Designed and revealed by Mary, the Medal is unique among all medals.
It was almost midnight when St. Catherine Labouré was awakened by a soft voice, whispering, “Sister, sister, sister.” Mysterious events led her to the chapel where the Blessed Mother appeared and sat down near the altar. St. Catherine knelt at her feet, rested her hands in Mary’s lap, looked into her eyes, and had a heart-to-heart conversation with her. Later, St. Catherine would refer to that night as “the sweetest moment of my life.”
Four months later, in November of 1830, Mary again appeared to St. Catherine at the Rue de Bac Chapel. This time, our Blessed Mother was standing on a globe, with dazzling rays of light streaming from her outstretched hands. Framing the apparition was an inscription: “O Mary, conceived without sin, pray for us who have recourse to thee.” When Mary spoke to St. Catherine, she said “Have a medal struck upon this model. Those who wear it will receive great graces, especially if they wear it around the neck. Those who repeat this prayer with devotion will be, in a special manner, under the protection of the Mother of God. Graces will be abundantly bestowed upon those who have confidence.”
With approval of the Catholic Church, the first medals were made in 1832 and distributed in Paris. Only ten of the original medals are known to exist, and one of them is housed at the Miraculous Medal Shrine.
Almost immediately, the blessings that Mary promised showered down on those who wore her medal, and soon all of France was clamoring for what the people referred to as the “Miraculous Medal.” Use of the Medal spread from country to country, and, at the time of St. Catherine’s death in 1876, more than a billion medals had been made. Today, the Medal is still drawing down from God blessings for body and soul.
Symbolism of the Miraculous Medal
The Miraculous Medal was originally called the Medal of the Immaculate Conception, but, because of the numerous accounts of miracles by those who wore it, people began to call it the Miraculous Medal, and the name stuck. The Medal is a visual reminder of our salvation through Jesus Christ.
The front side of the Miraculous Medal depicts Mary Immaculate, her hands open, full of light. St. Catherine Labouré saw Our Lady appear like this and heard her say, “Have a medal made according to this model. Everyone who wears it around their neck will receive great graces.” Mary stands upon the globe as the Queen of Heaven and Earth. Her feet crush the serpent to proclaim that Satan and all his followers are helpless before her (Gn. 3:15). The year 1830 on the Miraculous Medal is the year the Blessed Mother gave the design of the Miraculous Medal to St. Catherine. The reference to “Mary conceived without sin” supports the dogma of the Immaculate Conception of Mary — referring to Mary being sinless, “full of grace,” and “blessed among women” (Lk. 1:28). The dogma of the Immaculate Conception was proclaimed 24 years later in 1854, and then confirmed when Mary appeared to St. Bernadette Soubirous in Lourdes, France, in 1858.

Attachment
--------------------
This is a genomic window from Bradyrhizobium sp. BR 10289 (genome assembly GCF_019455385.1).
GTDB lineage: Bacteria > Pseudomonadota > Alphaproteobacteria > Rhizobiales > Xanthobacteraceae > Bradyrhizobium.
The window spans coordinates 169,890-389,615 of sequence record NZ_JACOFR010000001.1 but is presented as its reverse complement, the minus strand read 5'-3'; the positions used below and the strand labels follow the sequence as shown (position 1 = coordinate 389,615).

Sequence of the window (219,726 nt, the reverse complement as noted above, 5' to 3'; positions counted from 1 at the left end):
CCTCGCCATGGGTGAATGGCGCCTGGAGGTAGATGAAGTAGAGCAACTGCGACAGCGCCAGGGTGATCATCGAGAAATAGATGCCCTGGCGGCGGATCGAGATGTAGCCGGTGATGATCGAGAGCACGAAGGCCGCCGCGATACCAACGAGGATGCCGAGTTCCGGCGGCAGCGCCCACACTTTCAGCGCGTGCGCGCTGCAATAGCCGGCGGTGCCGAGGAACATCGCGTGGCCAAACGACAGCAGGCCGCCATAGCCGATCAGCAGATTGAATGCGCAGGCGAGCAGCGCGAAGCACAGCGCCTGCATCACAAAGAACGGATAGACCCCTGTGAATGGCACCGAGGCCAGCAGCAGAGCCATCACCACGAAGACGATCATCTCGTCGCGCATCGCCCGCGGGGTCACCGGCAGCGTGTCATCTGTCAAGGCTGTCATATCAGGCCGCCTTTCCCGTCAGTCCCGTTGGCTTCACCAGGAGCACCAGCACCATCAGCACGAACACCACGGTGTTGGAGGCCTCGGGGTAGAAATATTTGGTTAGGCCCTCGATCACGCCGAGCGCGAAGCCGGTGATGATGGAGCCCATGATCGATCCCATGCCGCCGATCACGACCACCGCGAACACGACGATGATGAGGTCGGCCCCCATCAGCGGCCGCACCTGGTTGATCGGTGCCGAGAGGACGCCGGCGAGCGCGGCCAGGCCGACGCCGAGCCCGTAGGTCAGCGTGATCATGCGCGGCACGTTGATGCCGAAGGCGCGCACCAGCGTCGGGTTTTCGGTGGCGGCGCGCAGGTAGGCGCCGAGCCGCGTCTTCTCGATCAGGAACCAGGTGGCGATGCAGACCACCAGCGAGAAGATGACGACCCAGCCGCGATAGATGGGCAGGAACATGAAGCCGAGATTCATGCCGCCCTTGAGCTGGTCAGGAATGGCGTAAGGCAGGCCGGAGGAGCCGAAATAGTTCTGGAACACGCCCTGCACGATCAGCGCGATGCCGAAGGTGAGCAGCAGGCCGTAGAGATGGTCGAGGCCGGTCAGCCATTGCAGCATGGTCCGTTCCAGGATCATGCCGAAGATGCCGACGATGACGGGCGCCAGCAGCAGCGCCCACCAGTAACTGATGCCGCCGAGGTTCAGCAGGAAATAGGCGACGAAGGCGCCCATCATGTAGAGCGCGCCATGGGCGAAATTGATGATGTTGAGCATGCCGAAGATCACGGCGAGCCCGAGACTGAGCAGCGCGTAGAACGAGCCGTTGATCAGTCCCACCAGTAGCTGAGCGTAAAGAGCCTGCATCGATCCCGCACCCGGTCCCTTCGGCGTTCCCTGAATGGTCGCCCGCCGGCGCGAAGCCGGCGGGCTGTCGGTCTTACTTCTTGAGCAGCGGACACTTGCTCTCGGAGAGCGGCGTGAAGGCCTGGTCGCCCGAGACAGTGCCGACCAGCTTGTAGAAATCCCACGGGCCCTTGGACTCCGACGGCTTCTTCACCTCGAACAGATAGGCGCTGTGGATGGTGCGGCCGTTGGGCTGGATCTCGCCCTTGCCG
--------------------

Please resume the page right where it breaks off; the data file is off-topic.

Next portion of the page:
On the reverse side, the Cross and the letter M symbolize the close relationship of Mary to the suffering, passion, and death of her Son. The cross can symbolize Christ and our redemption, with the bar under the cross a sign of the earth and the Altar, for it is on the Altar at Mass that the Sacrifice of Calvary continues to be present in the world today. The M signifies “Mary” and “Mother.” The interweaving of Mary’s initial and the cross shows Mary’s close involvement with Jesus and our world. In this, we see Mary’s part in our salvation and her role as Mother of the Church.
Beneath the Cross, bar, and the M are two hearts side‐by‐side: the Sacred Heart of Jesus crowned with thorns and the Immaculate Heart of Mary pierced by a sword. The two hearts represent the love of Jesus and Mary for us.
The twelve stars signify the twelve tribes of Israel and the twelve apostles, who represent the entire Church as it surrounds Mary. They also recall the vision of Saint John, writer of the Book of Revelation (12:1), in which “a great sign appeared in heaven, a woman clothed with the sun, and the moon under her feet, and on her head a crown of 12 stars.”